• Urine glucose and ketone measurements offer an easy and cost-effective way to monitor dogs at home. A small strip is placed in the urine stream for testing. A negative test result could indicate a low blood sugar event, necessitating a call to the veterinarian. Additionally, the test strip detects ketones in the urine, which should ideally be negative. Persistent high ketone levels in the urine could indicate diabetic ketoacidosis (DKA) and poor regulation.

Management goals include alleviating signs and symptoms, maintaining healthy blood glucose levels, and enhancing the dog’s quality of life.

Therapeutic goals for dogs differ from those for humans with diabetes. Veterinarians typically do not aim to control glucose levels in dogs as tightly as in humans. Consequently, target blood glucose readings for dogs may be higher than those familiar to pet parents accustomed to human diabetic management.

The prognosis for diabetic dogs depends on various factors:

  • Uncomplicated cases of diabetes are generally easier to regulate, requiring only a few veterinary visits per year for monitoring.
  • Complicated diabetes cases can be challenging and frustrating to manage for both pet owners and veterinarians. Treating complicated diabetes can be financially and emotionally draining, and unfortunately, diabetic dogs are sometimes euthanized due to the difficulty of management. Therefore, it is crucial for pet owners to discuss goals and expectations with their veterinarian at the time of diagnosis and to maintain open communication throughout the treatment process.


Although diabetes is not entirely preventable in dogs, there are proactive measures pet parents can take. Regular veterinary care is essential for all dogs. Annual general physical exams and routine blood work are recommended for all dogs, while senior dogs, typically over the age of 6, should visit the vet every six months. These examinations and blood tests can detect changes well before they manifest as clinical signs. Consequently, dogs can receive prompt treatment or lifestyle adjustments before they become ill, leading to an improved quality of life and an extended lifespan.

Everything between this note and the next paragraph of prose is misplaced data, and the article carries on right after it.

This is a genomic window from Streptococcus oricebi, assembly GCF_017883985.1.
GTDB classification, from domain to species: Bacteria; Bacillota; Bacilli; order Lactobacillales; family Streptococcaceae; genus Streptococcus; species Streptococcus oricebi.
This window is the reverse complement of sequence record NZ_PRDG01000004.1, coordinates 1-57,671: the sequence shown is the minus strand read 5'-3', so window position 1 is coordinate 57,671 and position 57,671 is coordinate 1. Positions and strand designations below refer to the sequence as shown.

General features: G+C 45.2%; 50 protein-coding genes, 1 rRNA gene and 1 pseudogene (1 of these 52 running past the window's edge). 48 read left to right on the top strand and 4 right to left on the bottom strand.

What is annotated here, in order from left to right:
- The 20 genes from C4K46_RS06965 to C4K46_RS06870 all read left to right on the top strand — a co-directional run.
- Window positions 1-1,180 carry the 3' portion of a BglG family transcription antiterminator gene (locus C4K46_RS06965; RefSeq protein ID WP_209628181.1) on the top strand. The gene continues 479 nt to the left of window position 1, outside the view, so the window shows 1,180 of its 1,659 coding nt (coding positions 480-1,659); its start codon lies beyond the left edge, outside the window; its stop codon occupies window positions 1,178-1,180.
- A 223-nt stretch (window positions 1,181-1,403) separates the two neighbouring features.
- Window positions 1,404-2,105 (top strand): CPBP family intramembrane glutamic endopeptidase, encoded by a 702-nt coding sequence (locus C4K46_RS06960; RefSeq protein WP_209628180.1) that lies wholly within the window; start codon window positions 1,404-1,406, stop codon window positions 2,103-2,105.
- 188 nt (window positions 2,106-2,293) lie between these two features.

In addition to consistent veterinary check-ups, pet parents can promote their dog’s health by providing a high-quality diet and ensuring regular exercise to maintain a lean and active lifestyle.

Diabetes in Dogs FAQs

Do certain foods trigger diabetes in dogs?

While high-fat diets can lead to pancreatitis, which might predispose dogs to diabetes, there isn’t a confirmed direct link between specific diets and diabetes.

What is the life expectancy for dogs after a diabetes diagnosis?

Depending on any concurrent health conditions and how easily regulated the diabetes is, dogs can live for many years after diagnosis. However, some studies suggest a mean survival time of 18 to 24 months after diagnosis.

Which type of diabetes is more prevalent in dogs?

Type I diabetes is the most common form observed in dogs.

Can puppies develop diabetes?

While most dogs diagnosed with diabetes are typically middle-aged to mature, there are juvenile forms of diabetes that can affect puppies.

Does diabetes in dogs lead to blindness?

When blood sugar levels become extremely elevated and are trapped in the lens of the eye, it can result in the formation of cataracts. Without treatment for cataracts, a dog may ultimately go blind.